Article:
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L i g h t w o r k s
b l o g

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some photos from
the state of mind
called Bali

    Shambhala at Shambellie

    I’m delighted to announce that the Animus ~ Art for the World Soul artists’ collective that I curate will be having its fourth exhibition from August 17th to the 29th, at Shambellie House ~ a fairytale-like mansion designed by renowned Victorian architect David Bryce in a romantic Scottish style, set in a beautifully shambolic wild garden South of Dumfries...and, until recently, the National Museum of Costume:


    Here’s a poster for it:


    ...and a directory of all the events taking place: (see thefacebook page for full details :)


    As ever, there’ll be a rich medley of mediums, from Jennie Ashmore’s leafworks to Trevor Leat’s willow sculptures, Ben Fosker’s ceramics to Martin Wilson’s slate carvings, Cathy Van Hoppe’s watercolours to Fergus Hall’s oils and gouaches...and a concert by Morag Smith and Lewis Powell-Reid.

    As for me, I’ll have a selection of recent lightworks: illuminated pieces cast in glass, which I’ll get back to once I’ve written this! ;)

    I love the multi-faceted process of glass casting, which feels even more deeply alchemical than glass fusing. First, it involves pressing clay into relief shapes such as woodblocks, or sculpting forms; this allows for a working style which is sketchy, fluid and immediate:


    After it's completed, the clay piece is cast in a mixture of plaster and silica, which needs to be thoroughly dried before firing. When it’s ready, it’s time to add the glass ~ in the form of of powders and coarser ground glass, called frit.

    Here’s the face with this first layer of glass powders sifted onto it:


    Inverting the image (something I’ve done for years with my cameraless photography) gives a feel for how the final piece will look:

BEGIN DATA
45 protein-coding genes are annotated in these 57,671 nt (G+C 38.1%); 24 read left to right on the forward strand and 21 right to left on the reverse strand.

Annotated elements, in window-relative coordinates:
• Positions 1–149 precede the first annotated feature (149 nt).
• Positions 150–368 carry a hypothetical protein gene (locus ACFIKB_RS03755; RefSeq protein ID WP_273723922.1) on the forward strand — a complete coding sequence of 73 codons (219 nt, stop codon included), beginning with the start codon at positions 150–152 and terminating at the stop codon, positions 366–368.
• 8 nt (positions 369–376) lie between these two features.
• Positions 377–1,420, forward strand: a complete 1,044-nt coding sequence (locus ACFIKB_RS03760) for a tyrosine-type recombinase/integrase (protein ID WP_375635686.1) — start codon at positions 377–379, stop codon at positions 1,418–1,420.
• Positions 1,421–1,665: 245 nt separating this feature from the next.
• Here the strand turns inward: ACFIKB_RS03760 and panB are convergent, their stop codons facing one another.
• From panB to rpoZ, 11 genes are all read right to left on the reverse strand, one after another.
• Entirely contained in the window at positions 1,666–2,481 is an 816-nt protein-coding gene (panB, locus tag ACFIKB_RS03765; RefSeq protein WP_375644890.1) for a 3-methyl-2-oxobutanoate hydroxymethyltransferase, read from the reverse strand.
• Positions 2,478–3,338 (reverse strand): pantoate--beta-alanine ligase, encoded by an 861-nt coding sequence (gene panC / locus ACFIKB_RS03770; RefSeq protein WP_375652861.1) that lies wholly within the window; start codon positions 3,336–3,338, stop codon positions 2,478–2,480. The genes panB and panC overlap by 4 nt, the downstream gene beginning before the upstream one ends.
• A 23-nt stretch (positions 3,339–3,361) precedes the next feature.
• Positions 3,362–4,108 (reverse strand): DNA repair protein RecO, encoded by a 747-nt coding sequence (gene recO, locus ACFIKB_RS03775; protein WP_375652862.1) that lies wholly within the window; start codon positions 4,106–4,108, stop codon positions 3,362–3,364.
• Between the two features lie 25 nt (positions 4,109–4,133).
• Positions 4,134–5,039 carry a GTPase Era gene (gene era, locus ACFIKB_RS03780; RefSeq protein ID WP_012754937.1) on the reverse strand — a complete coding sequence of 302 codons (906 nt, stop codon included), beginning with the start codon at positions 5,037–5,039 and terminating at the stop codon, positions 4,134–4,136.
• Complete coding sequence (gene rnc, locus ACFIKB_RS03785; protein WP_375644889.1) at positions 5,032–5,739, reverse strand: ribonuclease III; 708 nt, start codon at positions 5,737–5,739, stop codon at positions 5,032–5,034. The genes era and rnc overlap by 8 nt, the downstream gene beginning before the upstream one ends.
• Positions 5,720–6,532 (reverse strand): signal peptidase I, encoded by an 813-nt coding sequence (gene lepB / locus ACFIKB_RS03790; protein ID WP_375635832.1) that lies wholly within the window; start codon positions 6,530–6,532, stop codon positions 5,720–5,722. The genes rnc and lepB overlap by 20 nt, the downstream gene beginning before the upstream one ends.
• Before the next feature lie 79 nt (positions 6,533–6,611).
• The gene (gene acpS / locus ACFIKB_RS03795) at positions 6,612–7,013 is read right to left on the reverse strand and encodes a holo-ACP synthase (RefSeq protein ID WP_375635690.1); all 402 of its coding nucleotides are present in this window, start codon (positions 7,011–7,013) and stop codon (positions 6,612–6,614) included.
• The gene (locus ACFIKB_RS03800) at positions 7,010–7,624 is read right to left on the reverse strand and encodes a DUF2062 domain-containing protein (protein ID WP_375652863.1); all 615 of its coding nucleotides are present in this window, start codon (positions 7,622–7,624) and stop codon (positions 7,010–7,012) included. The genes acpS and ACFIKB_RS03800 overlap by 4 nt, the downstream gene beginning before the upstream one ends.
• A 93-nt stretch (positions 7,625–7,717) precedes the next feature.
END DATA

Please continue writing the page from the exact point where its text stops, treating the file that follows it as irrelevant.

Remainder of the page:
Then the sheet glass ~ along with any inclusions, such as gold leaf ~ is added.

    I love using streaky glass, which adds another dimension of aliveness and fluidity, especially when it drapes itself over 3D forms.


    The only time I don’t use hand-rolled ‘Bullseye’ glass is when I want to use Millefiore, or ‘ thousand flowers’, as I have here:


    Then I use Murano glass ~ so called because it’s made on the Venetian island of Murano, known as the cutting edge of creative glass in Europe for centuries.

    All the process photos above are from a piece I’m working on for the exhibition called ‘The Healing Power of the Ancient Ones’. It was created with this latest exhibition in mind, the theme of which is Shambhala.

    According to legend, this is a sacred and mystical land hidden deep in the Himalayas, accessible only to those sincere of intent and pure of heart ~ but inclusive of all faiths. Researching this fabled kingdom of peace and wisdom has been a fascinating process which I want to continue after the exhibition is over. The book which has been most insightful on the subject for me is Shambhala by Victoria LaPage:


    A quote from this which I’ll be using as inspiration for one of my next pieces is:

    “(René) Guénon likens Shambhala to Noah’s Ark, a vessel that is immune to natural disasters and and to all the apocalyptic forces of destruction associated with the close of the Kali-yuga, and which, like the Biblical ark, “contains all the elements destined for the restoration of the world, which are thus the seeds of its future state.” (p130)

    The paintings of Nicholas’s Roerich, whose search for Shambhala could be said to have formed the governing focus of his life, have created a visual gateway into this world for me; here are some paintings of his directly referencing Shambhala:


    Path to Shambhala, 1933


    Order of Rigden Jyepo 1933

    song-of shambhala-by-nicholas-roerich

    Song of Shambhala, 1943

    There’ll be some prints of Roerich’s paintings on display at the exhibition, all proceeds from which will go to Jhamtse Gatsal Children’s Community in Arunachel Pradesh, a little mountaintop Shambhala whose name means ‘Garden of Love and Compassion’, which was created by monk Lobsang Phuntok in 2006.

    Twenty percent of the proceeds of my artwork sales will likewise go to Jhamtse Gatsal; you can see a beautifully made and inspiring film about the community here:


    I hope to see you at Shambhala at Shambellie, where I’ll be every day but one of the exhibition; but if you can’t make it in person I’ll be sharing news of it here...and may even manage to create a video or two while I'm there :)


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    © shenpen chökyi 2013